A couple of minutes ago the New York Times reported that President Obama and Chinese President Xi Jinping reached a climate change deal after secret talks. President Obama’s been meeting in China for several days with its President, and up until now, climate change was not really the focused of the trip. But now this deal has been called its “signature achievement.”

Until now, the U.S. and China, the world’s two largest economies and emitters of greenhouse gases, have done little working together against climate change. But this is a really big shift that truly raises the possibility of a successful and far-reaching global climate treaty during the 2015 UN climate conference in Paris.

This deal was, according to the BBC, the result of a 5-hour long dinner between the two leaders last night, in what has become an increasingly warm relationship between them despite tensions. President Obama agreed to the target of reducing U.S. carbon emissions from between 25 and 28 percent by 2025 from 2005 levels, a doubling of the target he previously set for reductions from 2005 to 2020. The Chinese president set the goal of having 20% of the country’s energy provided by renewable energies by 2030, and pledged that peak carbon emissions will be reached in 2030 (not a bad goal given that China’s economy is still rapidly expanding).

The skepticism of this deal is warranted, because to a certain degree it is extremely ambitious—the Senate has to ratify the treaty, these changes would require vast economic shifts and large government investment, etc—but a deal of this scale has never been reached before. Furthermore, with solar energy becoming cheaper with every passing week, as reported by one environmentally-focused website today that found that solar is actually cheaper than fossil fuels in Texas and several countries, renewable energy is becoming more and more attractive and feasible on a large scale.

This is a very encouraging step in the right direction, and it seems that the leaders of the world are slowly listening to the calls of the environmental movement and realizing how serious climate change actually is!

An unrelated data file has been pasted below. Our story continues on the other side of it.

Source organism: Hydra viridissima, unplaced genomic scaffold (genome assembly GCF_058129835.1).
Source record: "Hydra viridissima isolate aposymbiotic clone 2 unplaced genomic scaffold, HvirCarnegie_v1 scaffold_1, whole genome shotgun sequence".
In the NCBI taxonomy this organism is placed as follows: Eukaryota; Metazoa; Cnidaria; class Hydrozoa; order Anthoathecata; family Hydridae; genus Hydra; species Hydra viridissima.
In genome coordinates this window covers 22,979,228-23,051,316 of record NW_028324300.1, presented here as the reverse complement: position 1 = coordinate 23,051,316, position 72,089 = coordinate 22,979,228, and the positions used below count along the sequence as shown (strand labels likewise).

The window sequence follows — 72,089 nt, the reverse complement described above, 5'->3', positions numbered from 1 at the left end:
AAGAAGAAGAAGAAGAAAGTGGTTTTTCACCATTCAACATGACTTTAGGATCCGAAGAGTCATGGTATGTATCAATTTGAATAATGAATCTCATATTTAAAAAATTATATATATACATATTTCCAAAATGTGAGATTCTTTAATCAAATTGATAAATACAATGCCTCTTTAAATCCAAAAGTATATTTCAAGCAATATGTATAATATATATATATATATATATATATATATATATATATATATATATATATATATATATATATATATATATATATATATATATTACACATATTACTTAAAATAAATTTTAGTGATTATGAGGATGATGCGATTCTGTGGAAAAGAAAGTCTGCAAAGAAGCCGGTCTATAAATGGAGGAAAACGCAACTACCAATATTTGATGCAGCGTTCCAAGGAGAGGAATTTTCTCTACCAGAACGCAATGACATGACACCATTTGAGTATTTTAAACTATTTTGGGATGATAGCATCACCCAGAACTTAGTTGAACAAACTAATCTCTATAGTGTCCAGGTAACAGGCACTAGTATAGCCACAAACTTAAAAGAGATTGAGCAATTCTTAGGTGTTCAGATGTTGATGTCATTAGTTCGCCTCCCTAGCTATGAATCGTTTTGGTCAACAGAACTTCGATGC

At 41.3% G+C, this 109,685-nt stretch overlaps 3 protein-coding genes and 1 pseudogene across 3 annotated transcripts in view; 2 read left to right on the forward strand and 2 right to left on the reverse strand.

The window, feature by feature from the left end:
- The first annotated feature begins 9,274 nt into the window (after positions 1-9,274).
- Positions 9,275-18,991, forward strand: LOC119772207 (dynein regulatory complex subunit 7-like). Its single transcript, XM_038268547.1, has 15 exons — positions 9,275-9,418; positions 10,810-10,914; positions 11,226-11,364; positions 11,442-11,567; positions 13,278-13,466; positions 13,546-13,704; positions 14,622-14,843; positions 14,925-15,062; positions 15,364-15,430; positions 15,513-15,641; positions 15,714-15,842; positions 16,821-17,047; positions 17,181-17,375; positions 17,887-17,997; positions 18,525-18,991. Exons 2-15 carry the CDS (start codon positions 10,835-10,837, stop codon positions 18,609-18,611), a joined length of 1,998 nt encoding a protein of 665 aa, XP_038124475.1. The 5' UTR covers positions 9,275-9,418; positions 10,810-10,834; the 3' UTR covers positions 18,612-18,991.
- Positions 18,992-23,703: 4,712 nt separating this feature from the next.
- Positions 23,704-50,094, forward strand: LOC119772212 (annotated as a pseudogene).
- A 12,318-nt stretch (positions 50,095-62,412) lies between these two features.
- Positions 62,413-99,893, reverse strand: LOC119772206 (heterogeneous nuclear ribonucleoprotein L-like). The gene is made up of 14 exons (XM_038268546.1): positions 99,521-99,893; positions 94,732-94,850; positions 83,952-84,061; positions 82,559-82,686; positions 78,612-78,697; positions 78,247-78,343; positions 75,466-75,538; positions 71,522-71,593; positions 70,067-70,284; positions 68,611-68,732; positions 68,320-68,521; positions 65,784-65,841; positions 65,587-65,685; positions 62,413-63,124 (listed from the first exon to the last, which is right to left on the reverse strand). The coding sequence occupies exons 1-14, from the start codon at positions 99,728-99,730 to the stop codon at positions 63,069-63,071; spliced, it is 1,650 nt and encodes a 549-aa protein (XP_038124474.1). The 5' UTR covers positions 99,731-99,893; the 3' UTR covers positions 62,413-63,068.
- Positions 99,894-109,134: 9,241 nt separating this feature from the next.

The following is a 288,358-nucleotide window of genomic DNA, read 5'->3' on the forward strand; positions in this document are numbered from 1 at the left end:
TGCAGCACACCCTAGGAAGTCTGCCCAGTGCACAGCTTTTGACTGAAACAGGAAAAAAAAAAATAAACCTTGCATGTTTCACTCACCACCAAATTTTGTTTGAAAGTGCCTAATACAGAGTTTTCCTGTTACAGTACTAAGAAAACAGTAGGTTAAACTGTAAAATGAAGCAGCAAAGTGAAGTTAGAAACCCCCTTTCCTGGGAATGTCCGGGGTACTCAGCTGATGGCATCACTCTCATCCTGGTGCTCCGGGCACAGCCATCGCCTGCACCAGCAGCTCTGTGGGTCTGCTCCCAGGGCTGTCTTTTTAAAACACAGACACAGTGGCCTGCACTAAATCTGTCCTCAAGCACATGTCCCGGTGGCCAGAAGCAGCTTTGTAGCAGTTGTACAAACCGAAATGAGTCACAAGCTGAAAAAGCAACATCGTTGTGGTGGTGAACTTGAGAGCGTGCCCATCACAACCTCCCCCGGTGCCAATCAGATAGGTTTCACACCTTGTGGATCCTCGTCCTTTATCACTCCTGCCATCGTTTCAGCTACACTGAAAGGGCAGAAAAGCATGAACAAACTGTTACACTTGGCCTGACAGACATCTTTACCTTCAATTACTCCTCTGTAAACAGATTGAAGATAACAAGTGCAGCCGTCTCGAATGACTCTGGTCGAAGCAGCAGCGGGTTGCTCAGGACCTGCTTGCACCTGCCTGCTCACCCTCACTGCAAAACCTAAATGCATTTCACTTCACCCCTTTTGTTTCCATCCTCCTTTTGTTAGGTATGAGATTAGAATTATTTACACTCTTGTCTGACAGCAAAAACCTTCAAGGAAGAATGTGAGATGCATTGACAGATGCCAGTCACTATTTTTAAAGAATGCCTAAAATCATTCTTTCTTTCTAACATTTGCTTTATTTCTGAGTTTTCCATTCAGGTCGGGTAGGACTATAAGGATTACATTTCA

Image source: Wall Street Journal

Colegio Franklin Delano Roosevelt has been nominated a Finalist of the Americas in the Global High Schools Category for the Zayed Future Energy Prize 2015. The school got nominated as Finalist in 2014 as well, but won the second prize, of $50,000 USD to implement solar water heaters and solar PV. This year, the project that we applied with was called: GEAR (Generating Energy Alternative Research) Box.

It will be a purpose built facility on the Colegio Roosevelt Campus for research and development of energy alternatives for students at the Primary and Secondary School level. The building itself will be a simply structured industrial-style facility with the capacity to research, design, and experiment with energy solutions relating to energy production, conservation, efficiency, and transport. It will be student-led, project-based learning will bring the building alive, with collaboration from a local engineering university, UTEC, commercial alternative energy providers such as MD Tech and Enertek, NGOs such as Wind Aid, and Colegio Roosevelt teachers.

Data will be recorded as to the number of students engaged in GEAR Box learning, and a catalog of GEAR Box projects will be generated and published via a GEAR Box website to inspire students and schools to incorporate aspects of this model. Additionally data will be collected on economic and energy savings gained from energy solutions generated and then implemented on campus.

Read more information about the prize here: http://www.zayedfutureenergyprize.com/en/